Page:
Sonnier v. Time, Inc., 172 F. Supp. 576 (W.D. La. 1959)

U.S. District Court for the Western District of Louisiana - 172 F. Supp. 576 (W.D. La. 1959)
April 7, 1959

172 F. Supp. 576 (1959)


Civ. A. No. 7063.

United States District Court W. D. Louisiana, Opelousas Division.

April 7, 1959.

*577 William Harris McBride, Lafayette, La., for plaintiff.

Harold R. Medina, Jr., New York City, Cicero C. Sessions, New Orleans, La., for defendant.

HUNTER, District Judge.

Plaintiff sues defendant, Time, Inc., for damages purportedly resulting from the alleged publication by Time, Inc., of a false advertisement of the Flint-Kote Company in Time's monthly magazine, House and Home. Jurisdiction is pegged on diversity.

This is a suit for an alleged libel. Defendant attacks service, and consequently, the jurisdiction of the court, upon the grounds that it is a corporate citizen of New York and is domiciled there, and is not qualified to do business in Louisiana, and has no agent for service of process in Louisiana.[1] The effect of *578 this contention is that while Sonnier could bring his suit in the federal district court in the corporation's home state of New York, no such suit could be maintained in a federal court in the state where Sonnier lives, and where the alleged false advertisement was likely to do him the most harm.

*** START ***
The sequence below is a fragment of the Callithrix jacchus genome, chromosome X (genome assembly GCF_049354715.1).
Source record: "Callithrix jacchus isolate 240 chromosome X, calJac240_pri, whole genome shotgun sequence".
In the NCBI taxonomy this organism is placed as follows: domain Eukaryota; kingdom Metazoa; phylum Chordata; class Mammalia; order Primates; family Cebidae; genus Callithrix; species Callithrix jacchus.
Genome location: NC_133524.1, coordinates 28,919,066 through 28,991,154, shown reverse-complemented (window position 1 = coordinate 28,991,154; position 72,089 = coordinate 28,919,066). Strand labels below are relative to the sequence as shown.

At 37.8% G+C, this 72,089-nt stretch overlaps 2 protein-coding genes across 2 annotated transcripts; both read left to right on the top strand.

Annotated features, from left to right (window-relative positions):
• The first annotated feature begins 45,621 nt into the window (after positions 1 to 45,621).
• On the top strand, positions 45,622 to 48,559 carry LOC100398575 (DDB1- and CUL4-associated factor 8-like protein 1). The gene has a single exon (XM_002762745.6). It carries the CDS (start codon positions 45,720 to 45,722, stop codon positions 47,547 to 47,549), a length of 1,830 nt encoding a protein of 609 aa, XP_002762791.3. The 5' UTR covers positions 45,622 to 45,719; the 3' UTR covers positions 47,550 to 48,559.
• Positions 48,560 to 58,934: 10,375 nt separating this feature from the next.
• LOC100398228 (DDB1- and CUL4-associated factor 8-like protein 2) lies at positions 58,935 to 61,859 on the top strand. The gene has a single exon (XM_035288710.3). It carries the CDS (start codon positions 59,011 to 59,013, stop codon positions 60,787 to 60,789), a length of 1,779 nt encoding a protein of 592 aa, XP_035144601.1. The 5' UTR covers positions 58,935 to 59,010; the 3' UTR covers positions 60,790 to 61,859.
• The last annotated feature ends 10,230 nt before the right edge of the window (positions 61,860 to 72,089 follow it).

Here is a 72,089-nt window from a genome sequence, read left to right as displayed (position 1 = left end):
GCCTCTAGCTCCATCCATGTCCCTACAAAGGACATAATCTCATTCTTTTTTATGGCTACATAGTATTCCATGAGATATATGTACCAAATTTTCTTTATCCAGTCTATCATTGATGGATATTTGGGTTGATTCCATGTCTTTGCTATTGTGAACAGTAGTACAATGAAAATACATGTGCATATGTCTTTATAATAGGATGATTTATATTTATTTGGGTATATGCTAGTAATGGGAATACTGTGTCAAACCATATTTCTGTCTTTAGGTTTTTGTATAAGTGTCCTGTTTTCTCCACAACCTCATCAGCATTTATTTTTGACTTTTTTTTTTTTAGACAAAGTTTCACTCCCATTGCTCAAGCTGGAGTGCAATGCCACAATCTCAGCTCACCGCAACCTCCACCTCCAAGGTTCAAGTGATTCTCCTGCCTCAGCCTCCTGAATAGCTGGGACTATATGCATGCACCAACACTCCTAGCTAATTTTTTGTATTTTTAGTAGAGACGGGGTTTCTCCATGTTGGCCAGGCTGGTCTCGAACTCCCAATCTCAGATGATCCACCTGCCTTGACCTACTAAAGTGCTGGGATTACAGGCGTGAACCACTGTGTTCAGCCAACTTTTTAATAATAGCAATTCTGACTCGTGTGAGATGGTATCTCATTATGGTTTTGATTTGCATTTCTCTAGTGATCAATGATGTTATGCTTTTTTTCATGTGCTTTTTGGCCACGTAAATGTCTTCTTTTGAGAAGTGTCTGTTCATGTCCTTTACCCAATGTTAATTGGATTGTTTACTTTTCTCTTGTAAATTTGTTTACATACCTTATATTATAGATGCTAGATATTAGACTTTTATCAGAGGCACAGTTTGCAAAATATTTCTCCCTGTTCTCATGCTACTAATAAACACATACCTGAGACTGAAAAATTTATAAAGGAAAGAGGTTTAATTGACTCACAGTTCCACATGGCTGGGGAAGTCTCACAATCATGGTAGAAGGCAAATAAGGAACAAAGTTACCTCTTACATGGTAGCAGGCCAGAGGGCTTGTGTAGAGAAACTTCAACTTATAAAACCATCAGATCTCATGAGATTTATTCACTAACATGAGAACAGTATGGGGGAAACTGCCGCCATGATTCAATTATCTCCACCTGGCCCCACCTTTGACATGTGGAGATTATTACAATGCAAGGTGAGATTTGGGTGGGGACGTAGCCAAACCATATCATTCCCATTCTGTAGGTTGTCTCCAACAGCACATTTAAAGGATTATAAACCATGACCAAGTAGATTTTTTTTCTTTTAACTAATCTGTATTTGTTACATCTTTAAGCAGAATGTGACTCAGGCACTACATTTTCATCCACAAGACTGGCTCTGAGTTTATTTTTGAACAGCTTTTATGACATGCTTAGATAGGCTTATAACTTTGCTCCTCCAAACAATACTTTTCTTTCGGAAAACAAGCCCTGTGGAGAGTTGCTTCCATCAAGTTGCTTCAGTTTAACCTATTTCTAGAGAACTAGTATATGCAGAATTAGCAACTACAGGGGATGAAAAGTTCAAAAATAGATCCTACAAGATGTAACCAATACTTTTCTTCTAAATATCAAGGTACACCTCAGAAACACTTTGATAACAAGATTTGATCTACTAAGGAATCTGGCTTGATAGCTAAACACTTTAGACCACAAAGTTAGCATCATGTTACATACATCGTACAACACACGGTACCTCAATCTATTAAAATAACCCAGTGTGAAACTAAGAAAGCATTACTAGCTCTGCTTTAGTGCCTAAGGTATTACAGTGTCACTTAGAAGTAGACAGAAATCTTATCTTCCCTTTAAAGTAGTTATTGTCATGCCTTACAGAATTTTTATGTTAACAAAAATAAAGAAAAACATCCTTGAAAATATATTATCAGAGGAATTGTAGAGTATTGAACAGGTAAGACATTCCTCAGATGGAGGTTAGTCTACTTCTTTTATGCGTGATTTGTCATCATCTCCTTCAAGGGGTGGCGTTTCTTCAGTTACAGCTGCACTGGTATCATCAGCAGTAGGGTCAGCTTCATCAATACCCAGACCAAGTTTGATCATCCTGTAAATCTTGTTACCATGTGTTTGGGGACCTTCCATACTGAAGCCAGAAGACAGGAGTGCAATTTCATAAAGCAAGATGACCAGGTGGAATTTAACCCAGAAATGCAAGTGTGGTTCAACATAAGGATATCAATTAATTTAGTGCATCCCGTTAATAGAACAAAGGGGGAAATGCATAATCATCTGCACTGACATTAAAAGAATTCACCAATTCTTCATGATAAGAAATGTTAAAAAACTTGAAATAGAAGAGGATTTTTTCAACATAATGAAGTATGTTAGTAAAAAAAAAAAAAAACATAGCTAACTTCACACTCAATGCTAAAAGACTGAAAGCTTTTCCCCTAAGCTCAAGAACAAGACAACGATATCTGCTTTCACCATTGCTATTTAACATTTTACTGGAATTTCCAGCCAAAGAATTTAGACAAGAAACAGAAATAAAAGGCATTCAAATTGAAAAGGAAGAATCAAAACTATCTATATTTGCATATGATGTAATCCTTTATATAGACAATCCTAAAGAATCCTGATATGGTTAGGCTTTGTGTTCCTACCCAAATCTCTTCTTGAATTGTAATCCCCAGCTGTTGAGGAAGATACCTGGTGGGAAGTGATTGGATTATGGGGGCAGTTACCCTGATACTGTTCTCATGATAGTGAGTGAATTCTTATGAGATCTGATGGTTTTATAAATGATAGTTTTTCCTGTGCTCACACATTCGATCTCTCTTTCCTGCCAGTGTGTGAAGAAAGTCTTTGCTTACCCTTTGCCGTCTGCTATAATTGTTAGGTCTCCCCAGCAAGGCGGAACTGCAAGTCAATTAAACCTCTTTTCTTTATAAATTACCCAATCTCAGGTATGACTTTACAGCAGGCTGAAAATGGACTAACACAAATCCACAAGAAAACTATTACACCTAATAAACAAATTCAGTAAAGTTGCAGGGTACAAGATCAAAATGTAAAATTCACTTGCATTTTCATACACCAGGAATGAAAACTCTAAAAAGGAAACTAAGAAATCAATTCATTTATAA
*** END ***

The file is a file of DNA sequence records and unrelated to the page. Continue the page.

Numerous affidavits have been submitted. They are attached hereto, accepted as factual, and made a part hereof.